Microsoft to Merge "BI" Tool Into SharePoint
The Microsoft product consolidation will mean lower costs for business customers and potential new business for channel partners.
Microsoft announced last week that it is merging its main business intelligence (BI) tool into its portal, search, and collaboration package, Office SharePoint Server. The move could spark additional business for Microsoft channel partners.
Microsoft's goal is to make it easier for SharePoint Server customers to deploy BI solutions.
Going forward, customers who buy Office SharePoint Server Enterprise will now also get PerformancePoint Server, a Microsoft (NASDAQ: MSFT) statement said. Starting now the BI tool has been repackaged and rebranded as "PerformancePoint Services" in SharePoint.
The next version of SharePoint Server, meanwhile, will have PerformancePoint integrated into the product, although Microsoft officials have not said when that will release. Microsoft's goal is to get more customers to use the company's BI technologies, based on the runaway popularity of SharePoint.
Channel partners could gain from the move, according to a Microsoft official. "Partners who are currently engaged in selling and deploying PerformancePoint Server Monitoring & Analytics will likely see an uptick in the number of people interested in Microsofts BI solutions," Kristina Kerr, lead product manager for Microsoft Business Intelligence, said in an e-mailed statement. "We also expect existing deployments will likely see an increase in the number of seats needing to be deployed."
Lower Customer Costs
The consolidation of the two products will mean lower costs to customers who want to deploy BI features and give system integrators and other partners an opportunity to engage in deeper discussions with customers about the benefits of BI.
Ask Ryan Buma, business intelligence partner at Ascentium, an interactive technology and marketing agency headquartered in Bellevue, Wash. The firm claims to be one of "roughly 30 Microsoft partners in the world with deep expertise in Microsoft Dynamics CRM, Microsoft BI, and Microsoft Office SharePoint Server 2007," according to Ascentium's website. (Buma formerly worked on Microsoft's BI team.)
"From the perspective of a systems integrator, there are a lot of benefits [to the consolidation]," Buma said. Enterprise customers will already have PerformancePoint included in the client access license (CAL) for SharePoint Enterprise, for one thing.
"That allows us to get in and tell them about the benefits of BI," Buma added. "Hey, as part of the Enterprise CAL, it has a bunch of business intelligence bits, would you like to have a conversation about that?"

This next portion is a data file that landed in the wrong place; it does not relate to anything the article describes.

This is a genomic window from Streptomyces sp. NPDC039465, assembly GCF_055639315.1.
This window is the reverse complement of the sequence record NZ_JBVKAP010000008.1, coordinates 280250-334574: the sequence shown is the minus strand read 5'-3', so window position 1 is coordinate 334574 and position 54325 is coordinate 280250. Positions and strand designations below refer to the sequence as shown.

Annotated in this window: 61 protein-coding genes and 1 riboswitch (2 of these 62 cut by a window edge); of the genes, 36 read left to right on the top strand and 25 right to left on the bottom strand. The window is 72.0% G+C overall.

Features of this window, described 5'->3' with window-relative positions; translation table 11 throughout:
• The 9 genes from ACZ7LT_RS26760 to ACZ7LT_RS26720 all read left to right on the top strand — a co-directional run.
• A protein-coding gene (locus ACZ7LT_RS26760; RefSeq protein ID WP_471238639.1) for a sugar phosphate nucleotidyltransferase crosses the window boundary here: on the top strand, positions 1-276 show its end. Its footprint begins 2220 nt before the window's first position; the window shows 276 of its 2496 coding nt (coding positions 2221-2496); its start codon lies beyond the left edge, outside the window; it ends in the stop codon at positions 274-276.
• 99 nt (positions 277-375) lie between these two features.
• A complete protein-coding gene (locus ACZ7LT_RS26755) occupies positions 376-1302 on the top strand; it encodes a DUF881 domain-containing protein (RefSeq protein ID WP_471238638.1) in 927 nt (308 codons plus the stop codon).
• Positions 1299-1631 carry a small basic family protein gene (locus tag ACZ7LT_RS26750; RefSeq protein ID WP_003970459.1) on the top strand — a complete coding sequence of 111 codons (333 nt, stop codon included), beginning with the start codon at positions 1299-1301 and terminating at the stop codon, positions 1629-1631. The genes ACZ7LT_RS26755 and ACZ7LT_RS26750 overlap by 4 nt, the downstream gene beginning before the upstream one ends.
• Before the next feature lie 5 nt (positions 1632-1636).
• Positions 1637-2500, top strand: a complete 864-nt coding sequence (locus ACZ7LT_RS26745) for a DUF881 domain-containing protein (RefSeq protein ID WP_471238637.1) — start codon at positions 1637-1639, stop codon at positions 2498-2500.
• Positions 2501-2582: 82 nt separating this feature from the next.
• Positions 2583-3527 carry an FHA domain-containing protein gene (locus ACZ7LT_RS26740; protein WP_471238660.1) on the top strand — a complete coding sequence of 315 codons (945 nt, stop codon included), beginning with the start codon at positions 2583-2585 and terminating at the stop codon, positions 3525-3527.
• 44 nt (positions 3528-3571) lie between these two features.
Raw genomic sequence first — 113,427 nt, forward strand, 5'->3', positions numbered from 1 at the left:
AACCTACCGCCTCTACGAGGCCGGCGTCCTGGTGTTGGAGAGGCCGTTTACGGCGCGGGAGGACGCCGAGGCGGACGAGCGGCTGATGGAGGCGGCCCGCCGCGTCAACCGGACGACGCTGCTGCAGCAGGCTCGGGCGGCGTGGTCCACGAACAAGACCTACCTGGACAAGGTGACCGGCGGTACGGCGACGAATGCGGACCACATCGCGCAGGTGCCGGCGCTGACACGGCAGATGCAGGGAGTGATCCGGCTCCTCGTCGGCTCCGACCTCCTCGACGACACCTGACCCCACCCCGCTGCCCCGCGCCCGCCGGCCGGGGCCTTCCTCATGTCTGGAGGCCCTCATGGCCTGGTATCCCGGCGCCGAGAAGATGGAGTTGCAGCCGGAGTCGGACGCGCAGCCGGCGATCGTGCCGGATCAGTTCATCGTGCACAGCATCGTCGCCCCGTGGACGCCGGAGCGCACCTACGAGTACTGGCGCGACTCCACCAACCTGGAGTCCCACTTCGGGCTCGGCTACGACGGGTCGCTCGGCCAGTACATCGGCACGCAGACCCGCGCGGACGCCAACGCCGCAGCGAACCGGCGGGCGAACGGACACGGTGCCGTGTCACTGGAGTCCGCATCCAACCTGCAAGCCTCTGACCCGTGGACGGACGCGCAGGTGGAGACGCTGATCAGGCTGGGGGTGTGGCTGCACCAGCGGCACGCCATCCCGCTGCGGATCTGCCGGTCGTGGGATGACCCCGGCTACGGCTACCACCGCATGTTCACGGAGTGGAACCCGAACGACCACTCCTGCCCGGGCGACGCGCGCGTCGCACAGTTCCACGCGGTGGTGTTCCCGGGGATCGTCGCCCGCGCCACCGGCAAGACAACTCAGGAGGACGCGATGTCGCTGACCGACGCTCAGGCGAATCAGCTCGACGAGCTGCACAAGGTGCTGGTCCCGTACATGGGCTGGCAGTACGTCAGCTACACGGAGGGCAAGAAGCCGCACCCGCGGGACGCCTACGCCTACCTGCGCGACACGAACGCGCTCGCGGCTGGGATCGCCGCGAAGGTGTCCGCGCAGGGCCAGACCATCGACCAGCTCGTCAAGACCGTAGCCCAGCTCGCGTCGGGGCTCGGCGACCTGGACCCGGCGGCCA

One analyst says that combining the two is a smart move.
"[The consolidation] allows the reseller to have a conversation with the customer about PerformancePoint, and that could potentially generate a lot of revenue," said Paul DeGroot, analyst at Directions on Microsoft.
SharePoint Server Grows in Popularity
After all, Office SharePoint Server has grown into a long-running hit, evolving over the past few years until it became a $1 billion business in its own right in fiscal 2008, which ended last June 30. The company, in fact, held a SharePoint conference last March a sign that Microsoft's portal and collaborative server product has officially 'arrived.'
Now, Microsoft is looking to leverage that burgeoning market to popularize PerformancePoint. Indeed, bundling one technology with another at no additional cost as a move to get a leg up on competitors has been a common practice for Microsoft over the years.
"The benefit for customers is that it doesn't cost them more for the technology, since it comes bundled with SharePoint Server Enterprise, and payment for some business value and deployment consulting can be covered by Software Assurance benefits," Buma said.
This commoditizing of technologies to drive the price down has also been a Microsoft hallmark the company's marketers even refer to PerformancePoint Server as "BI for the masses."
"Our decision is based on wanting customers to truly experience pervasive business intelligence in their organization at a low cost through the tools they use every day," Kurt DelBene, senior vice president of the Microsoft Office Business Platform group, said in an online statement this week.
Microsoft introduced Office PerformancePoint Server 2007 for business scorecarding, executive dashboarding, and business analysis on top of Office SharePoint Server 2007 in 2006.
"It strikes me as a pretty good move," Directions on Microsoft's DeGroot said. "When you put it [PerformancePoint] into SharePoint Server, it's another feature that you can sell."
In the meantime, Service Pack 3 (SP3) for PerformancePoint Server 2007, due out mid-year, will be the last. SP3 will include updates to the current products planning module.
Following SP3's release, Microsoft will no longer sell a standalone PerformancePoint Server 2007 product. However, the company will continue to support the standalone product well into the next decade, DelBene's statement said.